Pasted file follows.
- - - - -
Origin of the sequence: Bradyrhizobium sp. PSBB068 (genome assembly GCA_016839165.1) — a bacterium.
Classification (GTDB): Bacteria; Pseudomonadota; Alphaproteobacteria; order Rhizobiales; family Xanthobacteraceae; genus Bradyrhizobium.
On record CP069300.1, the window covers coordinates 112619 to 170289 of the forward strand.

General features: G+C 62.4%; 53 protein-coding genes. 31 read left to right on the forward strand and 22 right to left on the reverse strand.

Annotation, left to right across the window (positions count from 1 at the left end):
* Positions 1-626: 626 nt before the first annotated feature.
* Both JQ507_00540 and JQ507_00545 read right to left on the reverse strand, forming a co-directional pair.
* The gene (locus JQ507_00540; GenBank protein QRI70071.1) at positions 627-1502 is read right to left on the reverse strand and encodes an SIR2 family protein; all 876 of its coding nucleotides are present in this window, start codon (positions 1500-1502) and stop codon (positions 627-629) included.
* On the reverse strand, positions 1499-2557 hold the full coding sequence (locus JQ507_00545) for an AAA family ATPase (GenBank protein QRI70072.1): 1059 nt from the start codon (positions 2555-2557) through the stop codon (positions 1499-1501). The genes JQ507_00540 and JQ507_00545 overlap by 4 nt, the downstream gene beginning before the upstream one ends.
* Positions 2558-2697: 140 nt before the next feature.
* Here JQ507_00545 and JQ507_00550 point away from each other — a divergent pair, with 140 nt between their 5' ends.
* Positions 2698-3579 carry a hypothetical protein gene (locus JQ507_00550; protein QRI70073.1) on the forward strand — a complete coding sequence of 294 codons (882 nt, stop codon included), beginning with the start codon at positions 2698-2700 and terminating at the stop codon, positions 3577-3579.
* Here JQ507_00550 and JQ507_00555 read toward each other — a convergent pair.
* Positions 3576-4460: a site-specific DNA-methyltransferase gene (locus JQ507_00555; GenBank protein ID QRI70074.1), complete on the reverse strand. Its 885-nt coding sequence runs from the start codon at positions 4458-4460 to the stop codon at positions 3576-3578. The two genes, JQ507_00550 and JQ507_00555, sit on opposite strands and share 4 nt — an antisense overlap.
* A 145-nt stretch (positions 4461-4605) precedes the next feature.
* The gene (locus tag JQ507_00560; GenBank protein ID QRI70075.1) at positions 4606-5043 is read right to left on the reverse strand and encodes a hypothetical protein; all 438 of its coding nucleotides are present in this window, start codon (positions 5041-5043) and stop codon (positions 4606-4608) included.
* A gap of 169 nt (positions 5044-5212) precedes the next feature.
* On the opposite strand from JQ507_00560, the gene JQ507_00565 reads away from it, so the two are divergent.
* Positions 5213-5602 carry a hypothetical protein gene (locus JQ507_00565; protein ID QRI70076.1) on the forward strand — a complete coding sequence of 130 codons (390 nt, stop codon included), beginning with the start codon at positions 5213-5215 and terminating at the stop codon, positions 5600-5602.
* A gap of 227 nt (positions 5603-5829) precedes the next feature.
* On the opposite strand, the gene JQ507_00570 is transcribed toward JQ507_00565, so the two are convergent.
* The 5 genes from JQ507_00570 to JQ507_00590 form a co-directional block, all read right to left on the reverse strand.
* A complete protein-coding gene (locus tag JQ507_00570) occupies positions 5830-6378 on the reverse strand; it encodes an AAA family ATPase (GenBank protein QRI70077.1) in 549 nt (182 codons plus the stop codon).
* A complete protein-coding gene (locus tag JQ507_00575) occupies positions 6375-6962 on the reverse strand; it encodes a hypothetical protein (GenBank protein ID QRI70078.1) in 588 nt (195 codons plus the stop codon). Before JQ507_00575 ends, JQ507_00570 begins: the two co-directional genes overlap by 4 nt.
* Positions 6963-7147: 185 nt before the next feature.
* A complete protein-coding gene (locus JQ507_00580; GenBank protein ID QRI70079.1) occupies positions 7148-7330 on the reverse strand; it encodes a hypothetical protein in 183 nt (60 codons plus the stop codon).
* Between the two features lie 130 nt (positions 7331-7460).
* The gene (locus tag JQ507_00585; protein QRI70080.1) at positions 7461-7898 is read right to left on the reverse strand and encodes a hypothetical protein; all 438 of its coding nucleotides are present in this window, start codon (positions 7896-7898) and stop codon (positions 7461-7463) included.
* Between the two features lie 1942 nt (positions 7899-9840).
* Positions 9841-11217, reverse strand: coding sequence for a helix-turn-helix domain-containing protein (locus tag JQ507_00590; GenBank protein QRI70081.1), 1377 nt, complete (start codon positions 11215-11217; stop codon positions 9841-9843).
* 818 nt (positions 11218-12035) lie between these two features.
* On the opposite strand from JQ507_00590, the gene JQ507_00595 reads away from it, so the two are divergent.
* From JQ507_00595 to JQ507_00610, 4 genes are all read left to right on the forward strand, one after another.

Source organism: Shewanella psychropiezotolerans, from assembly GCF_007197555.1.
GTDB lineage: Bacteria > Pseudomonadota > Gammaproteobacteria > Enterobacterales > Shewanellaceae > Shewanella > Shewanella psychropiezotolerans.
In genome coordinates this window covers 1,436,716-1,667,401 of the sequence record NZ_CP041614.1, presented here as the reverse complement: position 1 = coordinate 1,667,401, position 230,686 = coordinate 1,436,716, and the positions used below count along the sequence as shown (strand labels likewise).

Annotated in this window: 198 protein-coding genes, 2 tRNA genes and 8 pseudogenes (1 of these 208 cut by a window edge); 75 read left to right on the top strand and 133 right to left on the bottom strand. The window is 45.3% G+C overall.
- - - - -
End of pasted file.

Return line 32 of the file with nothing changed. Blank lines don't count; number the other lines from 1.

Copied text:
* On the opposite strand from JQ507_00590, the gene JQ507_00595 reads away from it, so the two are divergent.